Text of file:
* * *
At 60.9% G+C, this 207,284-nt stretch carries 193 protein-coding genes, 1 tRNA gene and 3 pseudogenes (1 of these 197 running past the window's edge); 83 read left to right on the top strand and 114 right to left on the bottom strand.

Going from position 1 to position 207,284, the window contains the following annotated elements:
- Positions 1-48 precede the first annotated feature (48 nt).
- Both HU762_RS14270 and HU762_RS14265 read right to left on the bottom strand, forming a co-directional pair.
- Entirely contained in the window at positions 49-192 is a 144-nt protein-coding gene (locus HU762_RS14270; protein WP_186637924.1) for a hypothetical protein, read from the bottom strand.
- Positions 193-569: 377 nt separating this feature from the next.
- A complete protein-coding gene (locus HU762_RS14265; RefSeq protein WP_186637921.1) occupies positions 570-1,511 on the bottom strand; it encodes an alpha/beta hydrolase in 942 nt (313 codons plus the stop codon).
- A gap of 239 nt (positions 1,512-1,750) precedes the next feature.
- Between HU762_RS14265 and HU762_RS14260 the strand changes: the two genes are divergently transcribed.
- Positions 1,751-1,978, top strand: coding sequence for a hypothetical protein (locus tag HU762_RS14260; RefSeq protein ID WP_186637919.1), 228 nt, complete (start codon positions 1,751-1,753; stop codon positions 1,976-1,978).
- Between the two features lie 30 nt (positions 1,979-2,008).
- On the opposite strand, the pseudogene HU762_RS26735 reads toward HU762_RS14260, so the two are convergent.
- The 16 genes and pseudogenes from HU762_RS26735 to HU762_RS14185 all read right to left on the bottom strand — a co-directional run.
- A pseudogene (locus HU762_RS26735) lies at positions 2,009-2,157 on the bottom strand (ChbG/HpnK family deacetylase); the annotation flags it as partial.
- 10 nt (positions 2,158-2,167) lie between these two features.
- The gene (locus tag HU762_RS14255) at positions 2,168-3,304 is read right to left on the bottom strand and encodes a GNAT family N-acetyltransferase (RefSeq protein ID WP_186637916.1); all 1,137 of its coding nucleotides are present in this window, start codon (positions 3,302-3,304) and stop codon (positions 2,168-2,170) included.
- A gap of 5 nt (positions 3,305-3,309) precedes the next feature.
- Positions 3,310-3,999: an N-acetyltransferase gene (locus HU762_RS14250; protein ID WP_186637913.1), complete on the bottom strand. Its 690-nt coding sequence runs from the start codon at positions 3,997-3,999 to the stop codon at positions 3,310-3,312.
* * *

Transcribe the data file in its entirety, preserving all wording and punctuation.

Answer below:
At 60.9% G+C, this 207,284-nt stretch carries 193 protein-coding genes, 1 tRNA gene and 3 pseudogenes (1 of these 197 running past the window's edge); 83 read left to right on the top strand and 114 right to left on the bottom strand.

Going from position 1 to position 207,284, the window contains the following annotated elements:
- Positions 1-48 precede the first annotated feature (48 nt).
- Both HU762_RS14270 and HU762_RS14265 read right to left on the bottom strand, forming a co-directional pair.
- Entirely contained in the window at positions 49-192 is a 144-nt protein-coding gene (locus HU762_RS14270; protein WP_186637924.1) for a hypothetical protein, read from the bottom strand.
- Positions 193-569: 377 nt separating this feature from the next.
- A complete protein-coding gene (locus HU762_RS14265; RefSeq protein WP_186637921.1) occupies positions 570-1,511 on the bottom strand; it encodes an alpha/beta hydrolase in 942 nt (313 codons plus the stop codon).
- A gap of 239 nt (positions 1,512-1,750) precedes the next feature.
- Between HU762_RS14265 and HU762_RS14260 the strand changes: the two genes are divergently transcribed.
- Positions 1,751-1,978, top strand: coding sequence for a hypothetical protein (locus tag HU762_RS14260; RefSeq protein ID WP_186637919.1), 228 nt, complete (start codon positions 1,751-1,753; stop codon positions 1,976-1,978).
- Between the two features lie 30 nt (positions 1,979-2,008).
- On the opposite strand, the pseudogene HU762_RS26735 reads toward HU762_RS14260, so the two are convergent.
- The 16 genes and pseudogenes from HU762_RS26735 to HU762_RS14185 all read right to left on the bottom strand — a co-directional run.
- A pseudogene (locus HU762_RS26735) lies at positions 2,009-2,157 on the bottom strand (ChbG/HpnK family deacetylase); the annotation flags it as partial.
- 10 nt (positions 2,158-2,167) lie between these two features.
- The gene (locus tag HU762_RS14255) at positions 2,168-3,304 is read right to left on the bottom strand and encodes a GNAT family N-acetyltransferase (RefSeq protein ID WP_186637916.1); all 1,137 of its coding nucleotides are present in this window, start codon (positions 3,302-3,304) and stop codon (positions 2,168-2,170) included.
- A gap of 5 nt (positions 3,305-3,309) precedes the next feature.
- Positions 3,310-3,999: an N-acetyltransferase gene (locus HU762_RS14250; protein ID WP_186637913.1), complete on the bottom strand. Its 690-nt coding sequence runs from the start codon at positions 3,997-3,999 to the stop codon at positions 3,310-3,312.